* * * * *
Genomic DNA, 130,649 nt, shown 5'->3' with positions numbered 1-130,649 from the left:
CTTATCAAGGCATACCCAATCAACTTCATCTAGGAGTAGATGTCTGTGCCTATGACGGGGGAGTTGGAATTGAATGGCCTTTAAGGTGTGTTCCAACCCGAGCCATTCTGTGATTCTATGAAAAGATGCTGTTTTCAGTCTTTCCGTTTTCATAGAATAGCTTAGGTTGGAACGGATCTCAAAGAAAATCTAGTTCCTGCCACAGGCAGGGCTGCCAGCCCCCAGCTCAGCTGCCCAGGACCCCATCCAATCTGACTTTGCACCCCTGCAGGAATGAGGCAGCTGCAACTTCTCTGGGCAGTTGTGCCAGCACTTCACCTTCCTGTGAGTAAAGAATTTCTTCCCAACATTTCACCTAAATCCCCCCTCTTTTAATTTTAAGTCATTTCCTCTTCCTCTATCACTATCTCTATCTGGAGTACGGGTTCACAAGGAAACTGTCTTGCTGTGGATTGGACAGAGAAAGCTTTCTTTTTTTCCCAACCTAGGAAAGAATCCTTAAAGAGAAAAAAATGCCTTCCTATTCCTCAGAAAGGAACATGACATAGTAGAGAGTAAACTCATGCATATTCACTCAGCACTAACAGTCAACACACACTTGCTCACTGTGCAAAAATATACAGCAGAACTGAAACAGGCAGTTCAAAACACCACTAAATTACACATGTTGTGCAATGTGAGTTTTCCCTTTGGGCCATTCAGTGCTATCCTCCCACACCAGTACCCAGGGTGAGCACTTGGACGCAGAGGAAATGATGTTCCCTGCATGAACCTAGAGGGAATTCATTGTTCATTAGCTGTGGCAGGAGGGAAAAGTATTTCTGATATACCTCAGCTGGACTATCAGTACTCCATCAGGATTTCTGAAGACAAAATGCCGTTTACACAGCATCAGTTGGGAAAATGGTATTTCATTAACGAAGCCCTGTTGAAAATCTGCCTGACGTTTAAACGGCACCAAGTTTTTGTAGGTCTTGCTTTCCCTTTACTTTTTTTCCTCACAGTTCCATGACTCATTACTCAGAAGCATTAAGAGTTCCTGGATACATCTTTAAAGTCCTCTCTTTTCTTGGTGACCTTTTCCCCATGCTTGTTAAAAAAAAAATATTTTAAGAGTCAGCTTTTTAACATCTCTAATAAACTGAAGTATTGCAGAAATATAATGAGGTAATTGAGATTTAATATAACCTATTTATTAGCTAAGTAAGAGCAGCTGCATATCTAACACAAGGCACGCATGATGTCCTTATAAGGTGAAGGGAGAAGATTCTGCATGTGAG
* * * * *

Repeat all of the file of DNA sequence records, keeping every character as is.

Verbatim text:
Genomic DNA, 130,649 nt, shown 5'->3' with positions numbered 1-130,649 from the left:
CTTATCAAGGCATACCCAATCAACTTCATCTAGGAGTAGATGTCTGTGCCTATGACGGGGGAGTTGGAATTGAATGGCCTTTAAGGTGTGTTCCAACCCGAGCCATTCTGTGATTCTATGAAAAGATGCTGTTTTCAGTCTTTCCGTTTTCATAGAATAGCTTAGGTTGGAACGGATCTCAAAGAAAATCTAGTTCCTGCCACAGGCAGGGCTGCCAGCCCCCAGCTCAGCTGCCCAGGACCCCATCCAATCTGACTTTGCACCCCTGCAGGAATGAGGCAGCTGCAACTTCTCTGGGCAGTTGTGCCAGCACTTCACCTTCCTGTGAGTAAAGAATTTCTTCCCAACATTTCACCTAAATCCCCCCTCTTTTAATTTTAAGTCATTTCCTCTTCCTCTATCACTATCTCTATCTGGAGTACGGGTTCACAAGGAAACTGTCTTGCTGTGGATTGGACAGAGAAAGCTTTCTTTTTTTCCCAACCTAGGAAAGAATCCTTAAAGAGAAAAAAATGCCTTCCTATTCCTCAGAAAGGAACATGACATAGTAGAGAGTAAACTCATGCATATTCACTCAGCACTAACAGTCAACACACACTTGCTCACTGTGCAAAAATATACAGCAGAACTGAAACAGGCAGTTCAAAACACCACTAAATTACACATGTTGTGCAATGTGAGTTTTCCCTTTGGGCCATTCAGTGCTATCCTCCCACACCAGTACCCAGGGTGAGCACTTGGACGCAGAGGAAATGATGTTCCCTGCATGAACCTAGAGGGAATTCATTGTTCATTAGCTGTGGCAGGAGGGAAAAGTATTTCTGATATACCTCAGCTGGACTATCAGTACTCCATCAGGATTTCTGAAGACAAAATGCCGTTTACACAGCATCAGTTGGGAAAATGGTATTTCATTAACGAAGCCCTGTTGAAAATCTGCCTGACGTTTAAACGGCACCAAGTTTTTGTAGGTCTTGCTTTCCCTTTACTTTTTTTCCTCACAGTTCCATGACTCATTACTCAGAAGCATTAAGAGTTCCTGGATACATCTTTAAAGTCCTCTCTTTTCTTGGTGACCTTTTCCCCATGCTTGTTAAAAAAAAAATATTTTAAGAGTCAGCTTTTTAACATCTCTAATAAACTGAAGTATTGCAGAAATATAATGAGGTAATTGAGATTTAATATAACCTATTTATTAGCTAAGTAAGAGCAGCTGCATATCTAACACAAGGCACGCATGATGTCCTTATAAGGTGAAGGGAGAAGATTCTGCATGTGAG